A light tour of Echo Park’s dark past

The Bat Man Murder House where Dolly Oesterreich hid her lover Otto Sanhuber in the attic until one night he shot her husband Fred./PHOTO BY Kim Cooper

The Bat Man Murder House | Kim Cooper


Fun fact: If you go to a little parklet by Riverside Drive, you can see where The Hillside Stranglers dumped some of their victims. That, in fact, is one of the first stops on the Echo Park Book of the Dead Tour, which is rolling through Echo Park on Saturday, April 23.

The Esotouric tour bus will revisit long-ago murders, frauds, kidnappings and miscellany: the apartment building where Edward Hickman kept his kidnapping victim in 1927; Sister Aimee Semple McPherson’s parsonage down by the lake; and the house where Walburga Oesterreich kept her lover hidden in the attic from 1913 to 1922.

Let’s just say none of those stories ended well.

Kim Cooper and Richard Schave, the creators of Esotouric, have been leading crime tours since 2005 – growing out of Cooper’s blog about crime in the 1940s. But they didn’t start an Echo Park outing until about a year ago, waiting for the renovation of Echo Park Lake to be completed.

“We’ve been wanting to do it forever,” Cooper said.

Then, too, it takes awhile to write a historical crime tour – poring over hundreds of newspaper articles and driving around looking for some of these forgotten places.

And sometimes, the right story isn’t what you’d expect.

“In 1914, the park had turned into a lover’s lane, with people canoodling in the bushes,” Cooper said. So the police assigned an officer named Charles Luethke to patrol the area and enforce some post-Edwardian decorum.

The officer kept reporting all was quiet, but complaints kept coming in from the neighbors. Finally, a senior officer stopped by the park where, of course, he found Officer Luethke canoodling as well – with a girl known to history only as Lulu.

“It’s not all blood and guts,” Cooper said.

To learn more, visit Esotouric’s web page, or click on the Echo Park Book of the Dead Tour.

Barry Lank grew up in the San Gabriel Valley, then went away for a seriously long time. He has worked in TV and radio, and currently helps produce The Final Edition Radio Hour.

Pinney House at 1355 Carroll Avenue, where wealthy newlywed Louise Pinney Castle was beaten on the porch by her roughneck husband David in 1906./PHOTO BY Kim Cooper

Pinney House on Carroll Avenue | Kim Cooper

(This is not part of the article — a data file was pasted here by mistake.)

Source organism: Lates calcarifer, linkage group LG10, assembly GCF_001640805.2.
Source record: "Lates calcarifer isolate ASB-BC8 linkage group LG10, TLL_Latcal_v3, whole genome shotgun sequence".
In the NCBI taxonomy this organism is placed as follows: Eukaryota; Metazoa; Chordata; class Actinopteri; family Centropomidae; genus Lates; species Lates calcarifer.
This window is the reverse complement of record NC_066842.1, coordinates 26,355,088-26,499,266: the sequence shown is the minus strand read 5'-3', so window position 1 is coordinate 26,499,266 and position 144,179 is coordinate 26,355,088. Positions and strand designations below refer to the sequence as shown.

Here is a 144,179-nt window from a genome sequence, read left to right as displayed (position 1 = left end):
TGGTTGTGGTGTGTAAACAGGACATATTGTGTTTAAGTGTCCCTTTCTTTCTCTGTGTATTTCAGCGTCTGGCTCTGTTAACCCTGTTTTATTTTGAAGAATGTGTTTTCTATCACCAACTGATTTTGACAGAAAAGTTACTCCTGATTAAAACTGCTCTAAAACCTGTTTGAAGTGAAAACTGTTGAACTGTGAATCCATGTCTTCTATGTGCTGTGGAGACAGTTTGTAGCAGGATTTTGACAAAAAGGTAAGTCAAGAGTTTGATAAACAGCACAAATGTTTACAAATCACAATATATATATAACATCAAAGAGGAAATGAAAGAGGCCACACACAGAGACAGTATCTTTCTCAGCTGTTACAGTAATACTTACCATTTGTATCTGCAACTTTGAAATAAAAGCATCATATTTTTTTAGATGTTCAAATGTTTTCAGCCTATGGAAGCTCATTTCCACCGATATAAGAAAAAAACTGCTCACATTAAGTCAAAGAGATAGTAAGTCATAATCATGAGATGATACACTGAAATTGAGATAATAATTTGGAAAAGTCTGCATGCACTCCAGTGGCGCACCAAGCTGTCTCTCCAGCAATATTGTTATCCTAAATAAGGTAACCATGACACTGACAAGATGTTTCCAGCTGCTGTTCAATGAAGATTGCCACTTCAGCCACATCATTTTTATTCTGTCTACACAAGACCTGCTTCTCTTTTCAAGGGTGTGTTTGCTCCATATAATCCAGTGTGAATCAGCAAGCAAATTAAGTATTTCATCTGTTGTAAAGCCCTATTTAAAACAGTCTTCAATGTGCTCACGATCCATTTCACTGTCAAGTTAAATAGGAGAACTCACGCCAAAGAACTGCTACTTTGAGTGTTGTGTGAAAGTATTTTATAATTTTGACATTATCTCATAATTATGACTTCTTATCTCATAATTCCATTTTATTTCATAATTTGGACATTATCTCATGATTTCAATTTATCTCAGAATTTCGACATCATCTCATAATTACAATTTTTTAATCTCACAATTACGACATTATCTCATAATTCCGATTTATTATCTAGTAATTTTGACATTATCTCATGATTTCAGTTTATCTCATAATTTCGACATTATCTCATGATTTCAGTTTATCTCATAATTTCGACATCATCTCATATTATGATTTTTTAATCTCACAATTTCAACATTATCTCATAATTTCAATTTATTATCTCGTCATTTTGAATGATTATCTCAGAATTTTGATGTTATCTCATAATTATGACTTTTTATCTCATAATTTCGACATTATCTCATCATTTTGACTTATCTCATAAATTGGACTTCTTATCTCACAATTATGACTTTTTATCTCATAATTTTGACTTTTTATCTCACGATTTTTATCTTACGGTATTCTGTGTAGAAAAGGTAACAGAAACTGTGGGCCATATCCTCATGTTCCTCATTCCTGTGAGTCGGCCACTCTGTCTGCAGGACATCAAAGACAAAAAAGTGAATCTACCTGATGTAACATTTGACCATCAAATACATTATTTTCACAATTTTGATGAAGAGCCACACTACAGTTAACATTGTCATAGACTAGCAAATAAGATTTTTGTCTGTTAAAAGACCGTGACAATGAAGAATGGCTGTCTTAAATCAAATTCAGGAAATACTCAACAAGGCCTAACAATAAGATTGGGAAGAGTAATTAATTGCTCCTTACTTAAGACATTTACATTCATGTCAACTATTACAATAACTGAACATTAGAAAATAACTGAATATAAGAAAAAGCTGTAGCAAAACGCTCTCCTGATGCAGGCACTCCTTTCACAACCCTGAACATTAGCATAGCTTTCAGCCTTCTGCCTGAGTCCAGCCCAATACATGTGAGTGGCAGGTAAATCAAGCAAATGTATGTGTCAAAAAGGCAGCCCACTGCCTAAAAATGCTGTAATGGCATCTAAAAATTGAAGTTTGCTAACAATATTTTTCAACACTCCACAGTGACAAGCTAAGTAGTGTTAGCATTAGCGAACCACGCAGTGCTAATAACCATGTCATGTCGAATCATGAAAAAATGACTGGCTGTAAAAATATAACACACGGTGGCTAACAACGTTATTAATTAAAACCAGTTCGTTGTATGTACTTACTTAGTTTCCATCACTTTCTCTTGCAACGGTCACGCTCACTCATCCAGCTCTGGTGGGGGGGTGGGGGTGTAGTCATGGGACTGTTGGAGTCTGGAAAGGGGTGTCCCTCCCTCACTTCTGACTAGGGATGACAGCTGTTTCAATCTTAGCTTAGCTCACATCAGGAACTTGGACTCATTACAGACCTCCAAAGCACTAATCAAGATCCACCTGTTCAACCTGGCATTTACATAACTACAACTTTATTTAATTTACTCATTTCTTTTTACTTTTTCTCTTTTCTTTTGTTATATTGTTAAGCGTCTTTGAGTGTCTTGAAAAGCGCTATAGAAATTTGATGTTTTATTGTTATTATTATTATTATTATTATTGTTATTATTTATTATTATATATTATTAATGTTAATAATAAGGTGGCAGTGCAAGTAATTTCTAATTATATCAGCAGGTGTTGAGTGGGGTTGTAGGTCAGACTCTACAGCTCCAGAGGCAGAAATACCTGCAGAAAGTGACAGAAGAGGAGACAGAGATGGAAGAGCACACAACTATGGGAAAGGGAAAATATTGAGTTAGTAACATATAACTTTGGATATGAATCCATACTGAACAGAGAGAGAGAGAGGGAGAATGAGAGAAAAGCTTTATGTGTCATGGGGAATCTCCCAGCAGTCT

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  1. “Fun fact”????
    I gre up here in LA and remember the Hillside Strangler. I don’t remember any “fun” facts about any of it. I think a better choice of words could be used to share a fact about where a murderer dumped dead women.

    • Silly people, ways interested in the macabre…
      Having lived in Echo Park for several years I can offer a much more, shall we say, current tour of brutal homicide locations.

    • I agree that is a totally unacceptable! those poor girls were abducted and tortured and the city was in terror

  2. Not sure where on Riverside drive you’re talking about. Trying to remember if one of the Hillside Stranglers’ (there were two of them, cousins) victims was left at a freeway entrance there.

    But the one that was at Echo Park was across the street from Clifford Street Elementary school at Clifford and Allesandro.

    Most of the victims were prostitutes walking the streets of Hollywood, and in the end, it turned out the killers were from Glendale. So, bodies were left mostly between Hollywood and Glendale, although one was found up in the Angeles Forest — that one had been a customer at one of the killer’s (Angelo Buono) auto reupholstery shop in Glendale.

    • Ignorance, is what it is…
      The Hillside Stranglers, went as far as getting a 12 year old. I really don’t think it is fair to talk about any of the deceased. Show I little compassion for the families, who have lost their loved ones. I’ve witnessed one of the bodies, that was thrown on the empty lot on the hillside of North Alvarado, when I was a kid. I was spending the night at a friend house on Lakeshore, and seen the girls body. The lot is for sale, and it’s still empty. I get chills every time I pass threw there ….
      Bless her soul,

    • I remember when that body was found. A friend of mine on Lemoyne told me it was in the ravine off Larga, which was drivable then. Glad to see esotouric on the eastsider; their tours are somewhat grand guignol but very infomative.

    • The body was dumped up the hill on Cerro Gordo. I walked to school by the spot. Another body was dumped in Elysian Park

  3. I don’t remember being terrified by any serial killer as much as the Hillside Strangler. Those were truly terrifying times and the victims seemed so random. Turns out one of the maniacs was a security guard and posed as a cop to lure his victims.. At a time before cell phones, you were on your own if you got into trouble. We didn’t go out much while they were on the loose.

  4. I certainly wasn’t comfortable about the Hillside Strangler killings. But they didn’t terrify me (except when one sketch was put out as the possible killer, and the damn sketch looked exactly like me! Rell1 But it wasn’t me. They actually found that guy, and fortunately for him, he had an alibi. And then friends at work told me they had almost turned me in). Yes, after they were caught, we learned about how horribly they tortured the victims. It was very serious sadism.

    The only one who ever scared me was the Nightstalker — and he had a serious connection to Echo Park too, his fence was in Angelino Heights so he was in EP all the time for that. Here it was 110 degrees, really, and you didn’t dare leave a window even a crack open because he would come in. And it went on for several months, and was spread all over, not so narrowly oriented as the Hillside Strangler.

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